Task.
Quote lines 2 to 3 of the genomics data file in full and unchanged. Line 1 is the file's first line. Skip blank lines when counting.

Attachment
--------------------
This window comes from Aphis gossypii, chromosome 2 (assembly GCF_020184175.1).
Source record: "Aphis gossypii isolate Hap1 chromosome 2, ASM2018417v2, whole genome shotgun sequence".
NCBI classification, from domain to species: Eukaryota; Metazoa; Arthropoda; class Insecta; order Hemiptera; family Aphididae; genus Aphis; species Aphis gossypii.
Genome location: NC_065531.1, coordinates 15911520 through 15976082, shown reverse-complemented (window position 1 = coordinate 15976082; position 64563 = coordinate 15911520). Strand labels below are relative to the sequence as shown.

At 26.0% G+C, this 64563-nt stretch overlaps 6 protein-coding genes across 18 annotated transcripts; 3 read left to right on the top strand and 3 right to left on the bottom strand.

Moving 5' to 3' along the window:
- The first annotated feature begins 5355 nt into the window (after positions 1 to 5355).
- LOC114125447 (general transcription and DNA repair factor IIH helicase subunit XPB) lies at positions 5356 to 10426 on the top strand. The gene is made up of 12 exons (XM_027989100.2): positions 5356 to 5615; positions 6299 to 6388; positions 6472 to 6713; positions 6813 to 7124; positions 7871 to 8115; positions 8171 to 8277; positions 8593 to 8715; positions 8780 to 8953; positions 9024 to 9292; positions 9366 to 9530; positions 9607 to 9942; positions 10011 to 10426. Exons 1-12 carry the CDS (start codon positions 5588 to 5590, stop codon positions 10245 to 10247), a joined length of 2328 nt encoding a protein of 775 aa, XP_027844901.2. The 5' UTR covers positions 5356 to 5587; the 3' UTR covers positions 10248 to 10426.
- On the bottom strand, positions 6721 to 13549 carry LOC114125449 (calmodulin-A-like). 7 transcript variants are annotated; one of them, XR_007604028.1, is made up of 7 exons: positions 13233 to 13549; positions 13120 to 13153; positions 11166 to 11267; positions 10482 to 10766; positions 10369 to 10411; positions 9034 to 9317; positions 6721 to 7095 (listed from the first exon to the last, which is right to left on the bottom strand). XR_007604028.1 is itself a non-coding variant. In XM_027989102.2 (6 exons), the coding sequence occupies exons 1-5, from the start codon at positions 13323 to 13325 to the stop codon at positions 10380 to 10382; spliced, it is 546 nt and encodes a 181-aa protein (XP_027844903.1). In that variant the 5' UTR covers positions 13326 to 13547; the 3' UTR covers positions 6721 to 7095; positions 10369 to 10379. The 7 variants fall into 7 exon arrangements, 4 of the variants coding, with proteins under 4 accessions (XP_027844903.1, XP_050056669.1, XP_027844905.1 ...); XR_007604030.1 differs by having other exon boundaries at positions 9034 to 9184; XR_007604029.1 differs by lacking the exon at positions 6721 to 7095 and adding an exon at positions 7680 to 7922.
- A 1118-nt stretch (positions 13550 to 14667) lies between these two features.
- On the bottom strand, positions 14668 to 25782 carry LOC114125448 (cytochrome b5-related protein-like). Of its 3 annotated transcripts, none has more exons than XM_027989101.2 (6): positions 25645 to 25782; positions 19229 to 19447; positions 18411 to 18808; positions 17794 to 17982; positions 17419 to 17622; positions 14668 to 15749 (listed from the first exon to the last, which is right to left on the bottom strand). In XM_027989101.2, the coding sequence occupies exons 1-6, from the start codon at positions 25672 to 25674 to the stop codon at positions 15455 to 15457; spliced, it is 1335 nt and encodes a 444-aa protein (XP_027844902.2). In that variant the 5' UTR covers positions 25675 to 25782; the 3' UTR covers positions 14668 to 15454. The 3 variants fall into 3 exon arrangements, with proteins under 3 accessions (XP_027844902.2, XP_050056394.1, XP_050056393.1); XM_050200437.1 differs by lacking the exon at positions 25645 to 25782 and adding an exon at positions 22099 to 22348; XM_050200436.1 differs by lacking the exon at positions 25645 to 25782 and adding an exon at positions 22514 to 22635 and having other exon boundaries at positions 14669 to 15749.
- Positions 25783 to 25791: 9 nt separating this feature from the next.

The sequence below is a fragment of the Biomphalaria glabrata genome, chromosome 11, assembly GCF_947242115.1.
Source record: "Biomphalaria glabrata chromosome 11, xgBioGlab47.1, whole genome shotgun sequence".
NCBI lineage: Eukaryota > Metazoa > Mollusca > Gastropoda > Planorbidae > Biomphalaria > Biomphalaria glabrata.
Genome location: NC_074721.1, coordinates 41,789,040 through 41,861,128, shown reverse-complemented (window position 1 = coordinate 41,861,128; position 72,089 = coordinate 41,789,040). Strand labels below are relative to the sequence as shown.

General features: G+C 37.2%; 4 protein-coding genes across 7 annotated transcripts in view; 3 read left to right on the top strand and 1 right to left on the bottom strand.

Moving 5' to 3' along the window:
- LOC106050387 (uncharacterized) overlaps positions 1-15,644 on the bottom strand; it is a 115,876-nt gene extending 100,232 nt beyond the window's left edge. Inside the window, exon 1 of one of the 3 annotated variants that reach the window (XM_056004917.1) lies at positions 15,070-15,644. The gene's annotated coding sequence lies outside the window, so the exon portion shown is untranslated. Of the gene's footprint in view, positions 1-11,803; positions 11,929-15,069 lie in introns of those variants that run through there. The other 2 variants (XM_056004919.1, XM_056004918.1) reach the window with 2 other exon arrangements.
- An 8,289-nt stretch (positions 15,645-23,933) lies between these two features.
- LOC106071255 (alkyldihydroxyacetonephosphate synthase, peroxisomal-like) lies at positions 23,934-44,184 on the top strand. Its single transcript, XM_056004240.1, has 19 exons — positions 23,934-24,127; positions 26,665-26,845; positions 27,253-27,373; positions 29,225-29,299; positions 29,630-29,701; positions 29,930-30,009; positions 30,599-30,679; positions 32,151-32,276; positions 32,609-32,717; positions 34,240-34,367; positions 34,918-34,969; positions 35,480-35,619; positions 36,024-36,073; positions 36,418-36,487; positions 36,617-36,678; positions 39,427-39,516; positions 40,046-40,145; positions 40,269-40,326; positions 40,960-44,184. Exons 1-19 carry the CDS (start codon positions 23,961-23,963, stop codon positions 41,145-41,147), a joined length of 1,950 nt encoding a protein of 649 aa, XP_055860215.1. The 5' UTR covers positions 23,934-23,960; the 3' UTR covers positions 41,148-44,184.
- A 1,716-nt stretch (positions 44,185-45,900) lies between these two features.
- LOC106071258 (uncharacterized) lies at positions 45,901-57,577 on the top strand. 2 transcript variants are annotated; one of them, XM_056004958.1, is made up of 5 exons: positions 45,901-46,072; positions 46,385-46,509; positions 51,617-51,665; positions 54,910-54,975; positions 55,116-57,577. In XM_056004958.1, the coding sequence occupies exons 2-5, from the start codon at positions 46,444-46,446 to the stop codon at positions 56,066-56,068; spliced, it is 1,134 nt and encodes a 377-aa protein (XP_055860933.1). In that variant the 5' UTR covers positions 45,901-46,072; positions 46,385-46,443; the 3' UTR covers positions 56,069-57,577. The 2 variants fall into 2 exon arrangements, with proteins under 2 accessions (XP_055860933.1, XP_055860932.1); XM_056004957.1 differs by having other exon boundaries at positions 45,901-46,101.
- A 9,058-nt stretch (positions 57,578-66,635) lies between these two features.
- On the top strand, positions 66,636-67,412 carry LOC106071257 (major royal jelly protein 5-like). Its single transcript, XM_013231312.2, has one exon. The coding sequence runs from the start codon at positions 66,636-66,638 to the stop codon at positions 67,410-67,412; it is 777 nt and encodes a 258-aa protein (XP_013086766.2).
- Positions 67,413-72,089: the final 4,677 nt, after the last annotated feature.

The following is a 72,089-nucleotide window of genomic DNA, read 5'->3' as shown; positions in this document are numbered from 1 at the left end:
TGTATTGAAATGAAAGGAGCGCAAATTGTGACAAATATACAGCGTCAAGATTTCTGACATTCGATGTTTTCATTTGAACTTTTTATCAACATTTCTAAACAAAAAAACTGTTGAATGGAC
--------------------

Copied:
Source record: "Aphis gossypii isolate Hap1 chromosome 2, ASM2018417v2, whole genome shotgun sequence".
NCBI classification, from domain to species: Eukaryota; Metazoa; Arthropoda; class Insecta; order Hemiptera; family Aphididae; genus Aphis; species Aphis gossypii.